Home-Buying: The Minimalist Process
When purchasing a home, it’s best to get the most for your money. For this reason, people migrate from coast to coast looking to get more bang for their buck. But how often do people stop and think whether or not their three-person family needs 5 bedrooms, 4 ½ baths, an acre of land (front and back) with a picket fence to match? Your money may stretch long enough for your dream home, but does it need it to?
As I live this minimalistic lifestyle, I’m constantly questioning the ins and outs of my purchases. That wasn’t always the case for me when making one of the largest purchases in a person's lifetime, a home. Initially during the home-buying process, I never considered a condo. I thought, what’s the point of getting a condo if I could get a house for the same price. The more space, the better, right? Like most things, more is not always better. It’s about what fits the needs and desires of your situation. I didn’t take into consideration the unforeseen costs such as landscaping, time spent cleaning, furnishing, and repairs.
Cost is a major factor for anyone buying a home. Even with financial stability, a financial cushion is equally essential. There are multiple ways to build that cushion during the home buying process:
- Live with family.
- Set aside your ideal mortgage amount each month to know you can actually afford it.
- Cut down on frivolous shopping.
- Eat out less and, do more cooking.
- Make gifts instead of purchasing new ones.
- Keep an eye out for great furniture finds at local consignment shops or sales apps like LetGo.
- Determine your essentials (house phone, cable, internet, yard, patio). Knowing your needs will easily eliminate homes that don’t fit your lifestyle.
- Simply tell friends and family you’re in the market, this helps them understand why you're pinching your wallet. Emotional support goes a long way.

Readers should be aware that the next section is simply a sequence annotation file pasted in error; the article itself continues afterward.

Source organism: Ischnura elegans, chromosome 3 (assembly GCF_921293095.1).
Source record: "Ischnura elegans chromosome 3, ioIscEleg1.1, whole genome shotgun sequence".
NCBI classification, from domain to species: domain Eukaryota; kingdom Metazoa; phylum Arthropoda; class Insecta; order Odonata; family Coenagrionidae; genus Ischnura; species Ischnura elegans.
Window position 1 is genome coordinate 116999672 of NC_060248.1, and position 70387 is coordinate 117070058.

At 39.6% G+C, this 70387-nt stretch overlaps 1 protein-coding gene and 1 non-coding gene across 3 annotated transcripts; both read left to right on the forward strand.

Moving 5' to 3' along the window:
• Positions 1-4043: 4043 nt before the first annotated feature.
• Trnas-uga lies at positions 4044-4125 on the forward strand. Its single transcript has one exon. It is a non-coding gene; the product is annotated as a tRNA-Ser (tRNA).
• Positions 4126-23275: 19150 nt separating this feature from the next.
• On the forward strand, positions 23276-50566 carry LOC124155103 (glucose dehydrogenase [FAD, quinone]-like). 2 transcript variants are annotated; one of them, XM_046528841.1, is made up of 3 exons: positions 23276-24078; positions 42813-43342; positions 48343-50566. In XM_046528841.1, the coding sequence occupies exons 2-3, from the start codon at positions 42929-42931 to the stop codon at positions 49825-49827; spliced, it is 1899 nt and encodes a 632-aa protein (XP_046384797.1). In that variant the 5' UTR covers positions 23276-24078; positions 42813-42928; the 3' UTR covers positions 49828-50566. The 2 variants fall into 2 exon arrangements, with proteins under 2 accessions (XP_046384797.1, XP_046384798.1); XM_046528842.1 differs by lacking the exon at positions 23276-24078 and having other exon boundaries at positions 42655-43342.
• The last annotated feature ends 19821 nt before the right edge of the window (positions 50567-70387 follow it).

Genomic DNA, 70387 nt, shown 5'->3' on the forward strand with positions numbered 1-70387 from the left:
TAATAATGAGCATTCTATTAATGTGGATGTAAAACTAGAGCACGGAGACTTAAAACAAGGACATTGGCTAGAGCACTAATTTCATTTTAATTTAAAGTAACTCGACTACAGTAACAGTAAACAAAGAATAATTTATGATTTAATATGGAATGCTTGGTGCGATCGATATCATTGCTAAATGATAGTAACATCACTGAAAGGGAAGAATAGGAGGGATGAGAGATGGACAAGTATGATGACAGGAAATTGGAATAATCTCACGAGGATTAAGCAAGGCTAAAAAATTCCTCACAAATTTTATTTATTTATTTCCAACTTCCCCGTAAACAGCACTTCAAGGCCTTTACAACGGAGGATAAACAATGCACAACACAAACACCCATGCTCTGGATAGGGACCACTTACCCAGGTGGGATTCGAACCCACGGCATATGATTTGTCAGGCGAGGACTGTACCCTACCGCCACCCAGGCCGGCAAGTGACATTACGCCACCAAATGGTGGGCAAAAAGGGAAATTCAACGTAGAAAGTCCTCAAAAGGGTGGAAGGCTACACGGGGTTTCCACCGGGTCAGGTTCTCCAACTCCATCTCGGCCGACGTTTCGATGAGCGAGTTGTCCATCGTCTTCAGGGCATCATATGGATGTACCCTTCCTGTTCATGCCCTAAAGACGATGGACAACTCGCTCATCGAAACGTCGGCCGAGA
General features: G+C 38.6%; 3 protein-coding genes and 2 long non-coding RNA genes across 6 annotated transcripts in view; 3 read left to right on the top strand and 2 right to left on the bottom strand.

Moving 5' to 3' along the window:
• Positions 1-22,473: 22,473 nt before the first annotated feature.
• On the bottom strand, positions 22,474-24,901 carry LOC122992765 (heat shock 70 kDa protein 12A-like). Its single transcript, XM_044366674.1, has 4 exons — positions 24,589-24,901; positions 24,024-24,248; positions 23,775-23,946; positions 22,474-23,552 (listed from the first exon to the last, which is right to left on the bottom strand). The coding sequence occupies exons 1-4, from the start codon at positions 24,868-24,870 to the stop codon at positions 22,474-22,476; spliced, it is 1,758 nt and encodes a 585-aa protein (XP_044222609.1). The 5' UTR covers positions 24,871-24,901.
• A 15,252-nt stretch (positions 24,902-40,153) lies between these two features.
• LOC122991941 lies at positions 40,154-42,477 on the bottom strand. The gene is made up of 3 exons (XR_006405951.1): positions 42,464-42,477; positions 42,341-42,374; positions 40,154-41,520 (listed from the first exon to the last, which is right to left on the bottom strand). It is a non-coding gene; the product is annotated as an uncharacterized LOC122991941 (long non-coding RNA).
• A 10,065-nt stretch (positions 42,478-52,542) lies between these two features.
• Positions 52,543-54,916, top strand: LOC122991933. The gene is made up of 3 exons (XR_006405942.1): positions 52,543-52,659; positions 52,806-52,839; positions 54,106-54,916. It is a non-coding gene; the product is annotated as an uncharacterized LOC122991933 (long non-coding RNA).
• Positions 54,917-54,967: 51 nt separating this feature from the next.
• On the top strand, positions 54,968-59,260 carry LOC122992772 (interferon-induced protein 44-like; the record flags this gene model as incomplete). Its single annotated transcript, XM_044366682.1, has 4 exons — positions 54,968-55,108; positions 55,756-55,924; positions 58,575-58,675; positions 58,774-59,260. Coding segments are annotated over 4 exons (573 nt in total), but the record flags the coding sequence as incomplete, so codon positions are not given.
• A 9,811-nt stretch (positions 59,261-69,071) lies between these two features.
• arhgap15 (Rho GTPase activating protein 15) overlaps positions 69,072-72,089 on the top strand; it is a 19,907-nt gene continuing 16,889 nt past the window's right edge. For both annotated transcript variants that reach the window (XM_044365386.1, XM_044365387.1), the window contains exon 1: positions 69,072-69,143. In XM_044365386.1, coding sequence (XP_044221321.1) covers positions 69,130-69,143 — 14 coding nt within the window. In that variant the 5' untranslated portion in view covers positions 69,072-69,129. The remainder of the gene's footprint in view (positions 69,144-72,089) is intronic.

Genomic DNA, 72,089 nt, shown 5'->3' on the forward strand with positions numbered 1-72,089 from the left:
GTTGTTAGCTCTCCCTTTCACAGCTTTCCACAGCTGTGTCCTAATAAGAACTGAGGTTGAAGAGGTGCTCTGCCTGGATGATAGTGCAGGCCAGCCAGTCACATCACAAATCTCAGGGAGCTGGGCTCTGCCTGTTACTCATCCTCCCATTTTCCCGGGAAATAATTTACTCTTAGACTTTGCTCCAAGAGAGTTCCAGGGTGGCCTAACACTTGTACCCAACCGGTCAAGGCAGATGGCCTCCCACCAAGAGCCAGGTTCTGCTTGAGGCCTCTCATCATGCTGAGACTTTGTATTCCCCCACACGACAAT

When making purchases, it’s not always second nature to think of the costs attached to the product. Once we purchase something we think we are done with it, but usually that’s not the case. There’s time to maintain it and more often than not, more money involved to keep it up. Having a strong financial foundation will ease any unexpected outcomes of home ownership.
As I travel this minimalist journey, I find myself asking more questions about the things I own and the purchases I make.
What value is this adding to my life?
Is this making my life easier?
Does this make me feel happier?
This introspective process is what I believe minimalism is all about: understanding the role something plays on your life and nurturing those roles with clarity and attention. Each and everything in our lives effects how we live, feel and what we create.
So why not use the same process when buying a home? Whether you’re new or not on this minimalist journey, the process of more awareness to the things we bring into our lives doesn’t change. The home buying process for a minimalist can be the same as buying anything else: careful consideration around what’s most valuable to you.
As I look for homes now, condos are more aligned with what I need and value. Trash concierge, no lawn work, and a handyman on-call is worth less square footage.
Just because we can buy something doesn’t mean we’ll be better off for it. There’s greater value in taking the time to understand it’s value.
Melissa Harris, professional organizer, mother, freedom seeker and owner of The Feel Free Club, a minimalist organizing company based in Atlanta, Ga. Melissa’s soul mission is to live more, with less to do, less to think about and less to manage. You can catch her dishing out organizing tips on Feel Free TV or sharing honest motherhood moments on her blog or IG. Either way, she’s inspiring you to crush the